The Seven Habits of Effective Web Sites - HTML with Style | 9
Once you know what you want to put on the Web and how you're going to put it there, you need to decide where exactly you're going to put it. Modern Web sites are labyrinthine monsters that can contain hundreds, even thousands of pages. It is important the users of your site can get to the information they require quickly and efficiently.
This means several things. First of all, make the structure of your site plainly visible, everywhere. Make sure the readers understand which part of the site they're in, what other sections exist, and make it easy to get to those sections by following as few links as possible. A set of simple Next / Previous / Up links is not enough. Use concise document titles, and keep links to the main sections of your site visible at all times. Never use rollovers when a permanently visible link will do. Many sites will use icons or buttons that are blank until you pass the mouse over them, making it time-consuming for the user to find out what his options are. Rollovers are nice for providing extra information, so, for instance, you could have a link to the "Products" section always visible and active, and have a sub-menu appear listing the subsections in the Products section when the user moves the mouse over the link.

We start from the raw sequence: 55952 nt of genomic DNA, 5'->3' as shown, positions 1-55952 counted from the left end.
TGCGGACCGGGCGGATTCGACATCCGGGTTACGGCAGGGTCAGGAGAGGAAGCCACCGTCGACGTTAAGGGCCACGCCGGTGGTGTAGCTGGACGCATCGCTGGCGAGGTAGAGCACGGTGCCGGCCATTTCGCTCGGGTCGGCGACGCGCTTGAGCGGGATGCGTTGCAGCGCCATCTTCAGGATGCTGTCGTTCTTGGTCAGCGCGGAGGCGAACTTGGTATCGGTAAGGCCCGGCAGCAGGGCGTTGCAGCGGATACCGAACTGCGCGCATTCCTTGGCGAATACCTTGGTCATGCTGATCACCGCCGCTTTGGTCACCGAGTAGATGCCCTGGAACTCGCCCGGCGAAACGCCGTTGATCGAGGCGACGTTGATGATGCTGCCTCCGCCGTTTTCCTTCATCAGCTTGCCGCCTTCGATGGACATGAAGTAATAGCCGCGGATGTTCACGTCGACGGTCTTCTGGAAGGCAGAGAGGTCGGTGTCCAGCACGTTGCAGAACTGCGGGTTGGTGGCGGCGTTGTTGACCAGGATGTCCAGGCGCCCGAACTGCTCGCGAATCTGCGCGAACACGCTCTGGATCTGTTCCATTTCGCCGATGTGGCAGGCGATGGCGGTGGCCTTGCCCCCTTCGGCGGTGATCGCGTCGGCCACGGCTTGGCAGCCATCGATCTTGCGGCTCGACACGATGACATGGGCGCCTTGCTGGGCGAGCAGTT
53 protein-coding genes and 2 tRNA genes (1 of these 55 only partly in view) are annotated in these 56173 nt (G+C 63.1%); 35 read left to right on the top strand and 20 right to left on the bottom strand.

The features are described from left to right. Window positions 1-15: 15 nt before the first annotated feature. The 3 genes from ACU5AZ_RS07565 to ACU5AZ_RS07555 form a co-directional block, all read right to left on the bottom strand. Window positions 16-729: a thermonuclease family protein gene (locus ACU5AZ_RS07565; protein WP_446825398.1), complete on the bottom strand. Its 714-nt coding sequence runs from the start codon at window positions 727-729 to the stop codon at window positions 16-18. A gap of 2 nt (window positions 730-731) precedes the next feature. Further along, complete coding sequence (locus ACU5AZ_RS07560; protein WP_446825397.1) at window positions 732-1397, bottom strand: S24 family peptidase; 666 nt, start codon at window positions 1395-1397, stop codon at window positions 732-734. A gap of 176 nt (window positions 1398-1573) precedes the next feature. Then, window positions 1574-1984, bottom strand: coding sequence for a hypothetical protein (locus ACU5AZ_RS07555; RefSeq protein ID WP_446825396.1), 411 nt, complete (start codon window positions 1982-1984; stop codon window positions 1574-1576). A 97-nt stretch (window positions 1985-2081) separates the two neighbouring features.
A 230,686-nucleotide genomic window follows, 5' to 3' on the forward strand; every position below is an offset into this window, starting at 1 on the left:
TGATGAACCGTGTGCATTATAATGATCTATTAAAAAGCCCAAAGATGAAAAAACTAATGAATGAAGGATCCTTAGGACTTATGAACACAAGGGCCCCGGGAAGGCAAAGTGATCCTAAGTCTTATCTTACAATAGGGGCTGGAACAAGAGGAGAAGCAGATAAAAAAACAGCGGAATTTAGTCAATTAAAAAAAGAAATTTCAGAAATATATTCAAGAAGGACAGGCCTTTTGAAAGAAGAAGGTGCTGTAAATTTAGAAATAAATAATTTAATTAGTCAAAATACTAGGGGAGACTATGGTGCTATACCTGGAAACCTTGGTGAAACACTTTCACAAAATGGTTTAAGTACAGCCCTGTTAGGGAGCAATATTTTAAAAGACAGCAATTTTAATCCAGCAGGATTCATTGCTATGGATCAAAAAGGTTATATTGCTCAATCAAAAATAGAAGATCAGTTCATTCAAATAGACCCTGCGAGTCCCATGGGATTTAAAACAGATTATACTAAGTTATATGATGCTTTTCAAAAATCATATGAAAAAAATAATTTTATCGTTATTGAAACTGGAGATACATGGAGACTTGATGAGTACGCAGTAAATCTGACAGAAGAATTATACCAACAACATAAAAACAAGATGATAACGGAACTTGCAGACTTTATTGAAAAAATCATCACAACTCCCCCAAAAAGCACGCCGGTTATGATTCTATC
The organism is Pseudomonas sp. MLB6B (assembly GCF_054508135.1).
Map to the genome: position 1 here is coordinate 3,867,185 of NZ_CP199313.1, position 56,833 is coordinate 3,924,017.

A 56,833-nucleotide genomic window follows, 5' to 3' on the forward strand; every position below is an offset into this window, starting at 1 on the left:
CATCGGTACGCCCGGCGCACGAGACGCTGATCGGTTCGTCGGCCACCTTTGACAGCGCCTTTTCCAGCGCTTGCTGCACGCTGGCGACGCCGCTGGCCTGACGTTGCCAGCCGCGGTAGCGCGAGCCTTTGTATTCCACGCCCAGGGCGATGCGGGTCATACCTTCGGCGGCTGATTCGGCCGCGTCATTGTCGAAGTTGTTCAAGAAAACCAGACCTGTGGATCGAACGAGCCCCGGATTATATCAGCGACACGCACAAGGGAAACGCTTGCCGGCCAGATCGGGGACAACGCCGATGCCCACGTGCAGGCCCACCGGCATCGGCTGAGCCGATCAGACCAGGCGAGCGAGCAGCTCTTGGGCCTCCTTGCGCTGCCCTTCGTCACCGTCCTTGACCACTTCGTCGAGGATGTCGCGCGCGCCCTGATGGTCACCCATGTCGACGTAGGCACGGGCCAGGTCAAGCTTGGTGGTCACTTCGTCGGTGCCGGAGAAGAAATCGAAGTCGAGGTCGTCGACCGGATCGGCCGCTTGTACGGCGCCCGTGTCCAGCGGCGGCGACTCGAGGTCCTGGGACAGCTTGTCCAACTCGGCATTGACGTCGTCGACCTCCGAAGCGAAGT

Be careful with links in your text. If you go overboard, every word in your text could be a link to something else. Only use links when the link points to important, relevant information. Don't be afraid to use links. Many designers think that using links to other sites reduces their readership because people will click on the links and forget the rest of their site, but links do a lot more than that, as they exponentially increase the value of your site. There's only so much information you can offer yourself. Links make your pages useful because they let the reader know where to get more information about the topic.
Produced by Stephanos Piperoglou
Created: September 18, 2000
Revised: September 20, 2000